In a situation like this, the meltdowns at the nuclear reactor in neighboring Fukushima were not on the top of our priority list. We were just concerned with getting by day to day, and with starting to rebuild our city and our lives. But ultimately it was the meltdowns that ripped through my own life leading me in a completely new direction. About a week after the tsunami, I was contacted by the British Embassy, who were advising all British nationals in the Tokyo area or further north to leave the vicinity, and were also offering to take us back to the UK for free by charter jet. This was a shock to me, leaving me confused and bewildered about what to do. In a way, just coping with the tsunami aftermath had been simpler and easier. However, all my friends in Ishinomaki advised me to go back to the UK if I had the chance, saying they would be happier knowing that I was safe. Because I was in the disaster area, the embassy came to collect me (other people had to make their own way to Narita Airport), and because they realized I was conflicted, they suggested at least going to Sendai with them to talk more and make a final decision. So, after tearful farewells, I found myself in Sendai, getting the UK’s take on the Fukushima situation, and spending a sleepless night making the decision of a lifetime. My conclusion was that I felt that I just couldn’t leave my friends, the ones who had supported me for so long, in that terrible situation, and that while I couldn’t do much, at least I could be with them and show solidarity. The next day saw me back in Ishinomaki, with more tears, but this time happy ones. This act cemented even further my ties with the people here and my connection with the city I had felt so ambivalent about when I first arrived, and influenced so much of what has happened to me since.
In the days after the disaster there was no shortage of media people in the area looking for stories, and mine proved to be one that attracted them: the foreigner who stayed. What started as a small article in a local newspaper gradually became a large article in a national one, followed by several TV reports. I said earlier that I couldn’t do much, but one thing that I could do was to use this opportunity to get the plight of Ishinomaki out into the media sphere, so I accepted any and every offer of coverage, (even to the extent of having a (Japanese) book out, that undersold dramatically!) in the hopes that it would contribute to the aid pouring into the city as the reconstruction effort started up, something that is continuing even now and will be years before it can be said to be complete.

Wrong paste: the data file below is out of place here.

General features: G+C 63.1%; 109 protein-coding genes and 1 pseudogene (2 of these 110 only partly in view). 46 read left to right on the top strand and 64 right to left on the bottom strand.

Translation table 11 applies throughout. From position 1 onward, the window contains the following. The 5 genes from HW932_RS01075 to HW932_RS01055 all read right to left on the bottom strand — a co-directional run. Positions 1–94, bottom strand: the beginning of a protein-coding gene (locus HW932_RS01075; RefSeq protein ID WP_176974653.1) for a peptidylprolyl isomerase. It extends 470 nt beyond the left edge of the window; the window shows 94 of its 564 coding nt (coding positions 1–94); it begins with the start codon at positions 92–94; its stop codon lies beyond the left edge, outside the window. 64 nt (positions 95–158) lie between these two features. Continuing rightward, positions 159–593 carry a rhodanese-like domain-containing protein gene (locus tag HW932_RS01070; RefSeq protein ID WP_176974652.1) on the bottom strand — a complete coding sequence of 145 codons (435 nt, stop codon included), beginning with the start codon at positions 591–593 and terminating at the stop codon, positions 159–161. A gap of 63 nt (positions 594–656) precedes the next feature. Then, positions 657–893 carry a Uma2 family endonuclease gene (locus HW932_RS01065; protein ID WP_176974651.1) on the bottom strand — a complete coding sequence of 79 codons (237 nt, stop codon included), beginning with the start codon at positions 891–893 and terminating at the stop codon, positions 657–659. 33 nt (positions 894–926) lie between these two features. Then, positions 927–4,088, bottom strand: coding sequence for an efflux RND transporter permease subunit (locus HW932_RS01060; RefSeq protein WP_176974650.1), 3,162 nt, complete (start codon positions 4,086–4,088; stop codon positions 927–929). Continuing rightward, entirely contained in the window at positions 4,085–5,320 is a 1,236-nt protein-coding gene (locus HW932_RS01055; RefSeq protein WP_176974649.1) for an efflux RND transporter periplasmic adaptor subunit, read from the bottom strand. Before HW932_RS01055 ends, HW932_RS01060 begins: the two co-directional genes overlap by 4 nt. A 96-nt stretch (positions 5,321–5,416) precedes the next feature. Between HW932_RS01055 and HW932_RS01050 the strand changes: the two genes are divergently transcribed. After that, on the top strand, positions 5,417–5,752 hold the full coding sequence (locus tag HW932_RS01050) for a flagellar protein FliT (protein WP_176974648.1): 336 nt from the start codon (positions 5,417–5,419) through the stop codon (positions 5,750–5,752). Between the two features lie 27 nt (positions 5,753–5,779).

Despite having a good job at the university, I had been feeling that I wanted a change and was looking for something else. Thanks to my long years in Ishinomaki I was known by the local government, and in 2014 was contacted by city hall with news that they were setting up a resource center for Ishinomaki citizens and visitors, with information on the city, the disaster and the reconstruction effort. The Ishinomaki Community & Info Center opened in March 2015, with me as one of the three staff members, later promoted to director in summer of the same year. We exhibit photos of Ishinomaki in the past and at the time of the tsunami, along with a summary of reconstruction projects, and a diorama showing how the center of the city will look in the future. We also show various videos connected with 3.11. The facility has been visited far more than any of us envisaged, and as of the beginning of 2018, we have had a total of over 47,000 visitors, of which 2,500 have been non-Japanese. Of course, while similar facilities have been set up in municipalities throughout the disaster area, ours has the advantage of a native English speaker who can talk about the disaster experience firsthand. It’s always very gratifying to hear visitors both Japanese and non-Japanese say that they are glad they visited us and can understand the disaster and reconstruction projects much better.
2017 saw us entering our third year, and while there is a trend of decreasing visitor numbers (partly a natural result of the passing of time), there are still many people who want to come to the disaster area and see for themselves what happened and how things are changing. As the disaster recedes into the past, we must make sure that it is not forgotten completely, and make efforts to continue education and publicity for disaster prevention measures and evacuation procedures that can mean the difference between life and death in the event of future disasters.